Eli Lilly and Co. will end development of the depression medicine edivoxetine as an add-on therapy after the drug failed to meet goals in three studies.
A current trial evaluating the experimental compound’s long-term effects will continue, the Indianapolis-based company said in a statement Thursday.
Edivoxetine, a derivative of Lilly's Strattera drug for attention deficit disorder, was in the final of three stages of testing usually required for marketing approval by U.S. regulators.
The end of edivoxetine as a potential add-on therapy is another research setback for Lilly, which has had a cancer treatment, ramucirumab, fail in breast cancer patients, and an experimental compound prove unsuccessful in helping people with advanced Alzheimer’s disease. Lilly has cut costs and put resources into diabetes therapies as the company prepares for a revenue decline next year when it loses patent protection on antidepressant drug Cymbalta and osteoporosis medicine Evista.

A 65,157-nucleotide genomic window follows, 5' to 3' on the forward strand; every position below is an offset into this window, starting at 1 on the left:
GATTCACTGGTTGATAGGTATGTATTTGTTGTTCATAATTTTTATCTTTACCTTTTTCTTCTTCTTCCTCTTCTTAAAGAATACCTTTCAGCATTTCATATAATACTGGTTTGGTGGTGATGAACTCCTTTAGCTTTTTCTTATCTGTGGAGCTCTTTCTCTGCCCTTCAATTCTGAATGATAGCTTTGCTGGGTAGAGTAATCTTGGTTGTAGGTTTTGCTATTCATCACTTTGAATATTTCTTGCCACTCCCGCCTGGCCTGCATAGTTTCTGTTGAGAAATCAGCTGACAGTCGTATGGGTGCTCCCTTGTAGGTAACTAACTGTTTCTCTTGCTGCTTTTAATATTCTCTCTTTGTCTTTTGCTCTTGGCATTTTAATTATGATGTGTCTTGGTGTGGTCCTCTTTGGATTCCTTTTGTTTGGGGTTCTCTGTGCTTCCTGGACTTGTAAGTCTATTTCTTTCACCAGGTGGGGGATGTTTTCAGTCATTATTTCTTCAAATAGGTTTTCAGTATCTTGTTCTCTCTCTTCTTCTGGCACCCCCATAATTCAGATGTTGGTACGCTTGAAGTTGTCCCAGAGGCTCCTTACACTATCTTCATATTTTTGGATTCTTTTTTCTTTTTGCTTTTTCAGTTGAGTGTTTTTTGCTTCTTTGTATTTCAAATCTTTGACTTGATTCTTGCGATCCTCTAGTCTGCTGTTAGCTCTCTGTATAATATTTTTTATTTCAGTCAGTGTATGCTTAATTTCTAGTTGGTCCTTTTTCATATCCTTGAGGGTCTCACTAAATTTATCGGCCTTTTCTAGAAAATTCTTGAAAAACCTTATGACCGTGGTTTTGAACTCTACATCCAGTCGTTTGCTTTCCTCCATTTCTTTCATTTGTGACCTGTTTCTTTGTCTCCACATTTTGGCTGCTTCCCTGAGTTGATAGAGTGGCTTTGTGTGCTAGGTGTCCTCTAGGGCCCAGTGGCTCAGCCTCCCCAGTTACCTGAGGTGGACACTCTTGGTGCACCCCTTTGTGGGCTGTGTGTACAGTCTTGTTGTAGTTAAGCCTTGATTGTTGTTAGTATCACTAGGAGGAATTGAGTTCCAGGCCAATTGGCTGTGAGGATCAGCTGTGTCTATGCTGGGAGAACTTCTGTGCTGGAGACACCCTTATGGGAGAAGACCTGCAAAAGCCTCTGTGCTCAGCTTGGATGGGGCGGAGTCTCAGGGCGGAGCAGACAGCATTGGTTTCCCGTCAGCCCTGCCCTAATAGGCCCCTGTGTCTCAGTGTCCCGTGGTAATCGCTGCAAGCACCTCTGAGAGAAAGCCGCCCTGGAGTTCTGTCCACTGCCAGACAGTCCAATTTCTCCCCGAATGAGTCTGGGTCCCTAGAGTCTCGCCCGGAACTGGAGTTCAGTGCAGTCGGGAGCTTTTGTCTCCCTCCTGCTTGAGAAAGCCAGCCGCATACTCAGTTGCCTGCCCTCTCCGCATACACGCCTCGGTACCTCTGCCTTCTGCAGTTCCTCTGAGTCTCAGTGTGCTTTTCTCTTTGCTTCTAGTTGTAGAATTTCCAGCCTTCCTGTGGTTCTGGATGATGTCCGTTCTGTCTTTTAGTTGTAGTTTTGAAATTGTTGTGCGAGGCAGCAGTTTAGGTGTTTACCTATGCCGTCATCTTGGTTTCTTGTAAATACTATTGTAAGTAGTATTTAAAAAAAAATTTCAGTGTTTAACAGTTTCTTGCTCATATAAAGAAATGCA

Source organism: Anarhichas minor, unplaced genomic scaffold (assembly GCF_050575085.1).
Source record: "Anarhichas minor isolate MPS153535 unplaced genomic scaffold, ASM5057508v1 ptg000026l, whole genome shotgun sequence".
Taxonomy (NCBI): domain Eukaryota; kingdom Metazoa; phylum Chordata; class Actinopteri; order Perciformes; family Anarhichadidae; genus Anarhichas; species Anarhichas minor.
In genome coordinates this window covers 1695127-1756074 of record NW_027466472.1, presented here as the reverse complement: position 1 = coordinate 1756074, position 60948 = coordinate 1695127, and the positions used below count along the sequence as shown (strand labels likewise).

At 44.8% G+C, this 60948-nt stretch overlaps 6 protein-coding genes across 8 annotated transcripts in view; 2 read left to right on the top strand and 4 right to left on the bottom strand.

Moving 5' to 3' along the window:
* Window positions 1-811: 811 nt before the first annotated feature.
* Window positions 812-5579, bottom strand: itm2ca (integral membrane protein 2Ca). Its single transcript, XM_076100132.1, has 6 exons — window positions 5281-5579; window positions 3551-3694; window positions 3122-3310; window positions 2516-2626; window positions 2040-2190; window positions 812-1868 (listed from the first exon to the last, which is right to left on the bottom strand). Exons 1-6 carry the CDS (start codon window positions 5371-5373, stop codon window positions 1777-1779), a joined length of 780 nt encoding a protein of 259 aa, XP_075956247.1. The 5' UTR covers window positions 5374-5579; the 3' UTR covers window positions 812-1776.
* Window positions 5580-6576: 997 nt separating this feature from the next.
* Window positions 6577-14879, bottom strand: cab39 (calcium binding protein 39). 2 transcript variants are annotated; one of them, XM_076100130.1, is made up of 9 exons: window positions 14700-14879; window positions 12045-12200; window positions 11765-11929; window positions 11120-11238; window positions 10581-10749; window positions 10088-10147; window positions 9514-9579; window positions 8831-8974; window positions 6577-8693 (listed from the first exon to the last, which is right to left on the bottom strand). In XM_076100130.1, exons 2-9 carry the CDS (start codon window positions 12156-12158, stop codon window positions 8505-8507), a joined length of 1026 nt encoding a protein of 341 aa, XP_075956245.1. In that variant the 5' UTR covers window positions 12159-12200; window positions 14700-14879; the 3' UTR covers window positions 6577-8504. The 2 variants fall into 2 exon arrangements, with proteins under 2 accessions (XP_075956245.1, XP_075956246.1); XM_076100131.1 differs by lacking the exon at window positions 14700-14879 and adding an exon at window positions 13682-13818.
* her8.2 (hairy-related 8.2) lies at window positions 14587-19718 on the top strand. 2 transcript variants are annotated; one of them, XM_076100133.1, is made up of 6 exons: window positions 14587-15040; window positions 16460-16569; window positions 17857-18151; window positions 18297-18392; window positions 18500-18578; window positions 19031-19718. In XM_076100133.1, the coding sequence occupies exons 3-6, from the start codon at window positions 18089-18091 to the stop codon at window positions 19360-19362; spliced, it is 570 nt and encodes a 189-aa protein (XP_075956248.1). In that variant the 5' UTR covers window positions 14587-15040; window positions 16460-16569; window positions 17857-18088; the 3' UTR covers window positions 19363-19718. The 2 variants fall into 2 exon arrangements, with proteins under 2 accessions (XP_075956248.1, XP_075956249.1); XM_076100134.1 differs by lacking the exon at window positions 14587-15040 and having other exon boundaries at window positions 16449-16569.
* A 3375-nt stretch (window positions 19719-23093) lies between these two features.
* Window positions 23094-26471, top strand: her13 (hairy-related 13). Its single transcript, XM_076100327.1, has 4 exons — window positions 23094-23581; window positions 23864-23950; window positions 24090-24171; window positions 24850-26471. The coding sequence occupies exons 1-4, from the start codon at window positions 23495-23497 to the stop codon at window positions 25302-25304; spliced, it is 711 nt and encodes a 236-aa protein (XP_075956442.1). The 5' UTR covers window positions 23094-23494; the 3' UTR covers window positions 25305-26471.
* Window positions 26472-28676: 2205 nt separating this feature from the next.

According to Reuters, industry analysts had been hoping edivoxetine, if approved, would reach annual sales in the $200 million range by 2016 and even more in future years.
Edivoxetine had been expected to generate $560 million by 2020, said Seamus Fernandez, an analyst with Leerink Swann & Co., who has an outperform rating on the stock. Sales at that level would have made the drug Lilly’s 10th-biggest product last year.
The decision to end the development as an add-on therapy will result in a pretax charge of $15 million, or 1 cent a share, in the fourth quarter, Lilly said. The company reaffirmed its 2013 forecasts and said it is still plans to return to revenue growth in 2015.
Lilly shares were up 18 cents Thursday morning, to $50.04 each.